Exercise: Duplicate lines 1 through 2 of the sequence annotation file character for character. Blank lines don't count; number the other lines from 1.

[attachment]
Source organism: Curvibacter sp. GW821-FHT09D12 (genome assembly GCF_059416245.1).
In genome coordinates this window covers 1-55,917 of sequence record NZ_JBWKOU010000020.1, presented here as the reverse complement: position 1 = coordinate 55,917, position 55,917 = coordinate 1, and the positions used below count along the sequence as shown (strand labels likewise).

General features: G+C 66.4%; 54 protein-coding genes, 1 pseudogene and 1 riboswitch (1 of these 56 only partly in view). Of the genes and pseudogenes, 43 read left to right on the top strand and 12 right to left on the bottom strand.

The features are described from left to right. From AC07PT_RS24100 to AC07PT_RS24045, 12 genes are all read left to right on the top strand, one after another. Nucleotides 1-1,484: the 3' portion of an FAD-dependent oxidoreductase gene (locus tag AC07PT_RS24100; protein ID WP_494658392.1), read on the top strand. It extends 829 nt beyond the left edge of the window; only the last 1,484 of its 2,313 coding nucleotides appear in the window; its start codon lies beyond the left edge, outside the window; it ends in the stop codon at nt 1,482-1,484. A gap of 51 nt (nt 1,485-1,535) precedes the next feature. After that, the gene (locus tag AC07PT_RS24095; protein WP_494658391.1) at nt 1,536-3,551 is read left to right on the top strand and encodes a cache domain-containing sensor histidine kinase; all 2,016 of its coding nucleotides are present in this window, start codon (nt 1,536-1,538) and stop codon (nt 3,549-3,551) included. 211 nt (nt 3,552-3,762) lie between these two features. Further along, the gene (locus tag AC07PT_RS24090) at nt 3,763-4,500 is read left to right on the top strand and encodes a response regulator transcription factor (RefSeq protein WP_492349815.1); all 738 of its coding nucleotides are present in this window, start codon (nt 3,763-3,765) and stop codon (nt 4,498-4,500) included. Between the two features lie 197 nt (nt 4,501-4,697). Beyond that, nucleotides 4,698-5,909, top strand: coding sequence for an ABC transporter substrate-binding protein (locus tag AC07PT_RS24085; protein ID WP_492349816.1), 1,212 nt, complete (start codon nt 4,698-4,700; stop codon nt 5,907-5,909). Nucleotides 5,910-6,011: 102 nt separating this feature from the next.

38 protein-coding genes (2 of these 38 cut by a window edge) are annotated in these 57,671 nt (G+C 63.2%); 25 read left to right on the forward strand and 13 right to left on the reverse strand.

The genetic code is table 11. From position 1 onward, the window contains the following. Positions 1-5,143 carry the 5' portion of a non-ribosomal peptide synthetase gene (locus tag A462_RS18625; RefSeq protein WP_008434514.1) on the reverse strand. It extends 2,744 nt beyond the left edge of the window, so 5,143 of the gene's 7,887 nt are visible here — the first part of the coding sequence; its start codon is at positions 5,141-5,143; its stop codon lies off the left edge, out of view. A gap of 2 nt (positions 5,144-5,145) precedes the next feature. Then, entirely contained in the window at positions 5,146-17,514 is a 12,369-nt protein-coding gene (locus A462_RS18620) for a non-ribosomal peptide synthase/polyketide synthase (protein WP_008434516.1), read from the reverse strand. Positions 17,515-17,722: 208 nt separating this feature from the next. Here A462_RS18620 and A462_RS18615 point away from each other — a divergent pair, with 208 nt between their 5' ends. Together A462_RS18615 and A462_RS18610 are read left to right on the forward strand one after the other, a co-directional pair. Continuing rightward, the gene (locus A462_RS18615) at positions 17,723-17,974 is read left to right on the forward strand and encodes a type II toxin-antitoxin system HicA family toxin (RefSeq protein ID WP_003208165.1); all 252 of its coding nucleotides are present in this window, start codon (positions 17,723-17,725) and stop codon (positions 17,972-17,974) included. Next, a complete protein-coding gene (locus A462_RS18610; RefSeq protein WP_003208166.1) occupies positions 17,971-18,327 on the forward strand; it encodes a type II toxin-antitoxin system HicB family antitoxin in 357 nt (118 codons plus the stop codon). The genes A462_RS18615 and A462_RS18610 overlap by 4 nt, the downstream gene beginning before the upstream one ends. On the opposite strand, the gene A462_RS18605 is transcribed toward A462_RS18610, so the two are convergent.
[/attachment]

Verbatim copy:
Source organism: Curvibacter sp. GW821-FHT09D12 (genome assembly GCF_059416245.1).
In genome coordinates this window covers 1-55,917 of sequence record NZ_JBWKOU010000020.1, presented here as the reverse complement: position 1 = coordinate 55,917, position 55,917 = coordinate 1, and the positions used below count along the sequence as shown (strand labels likewise).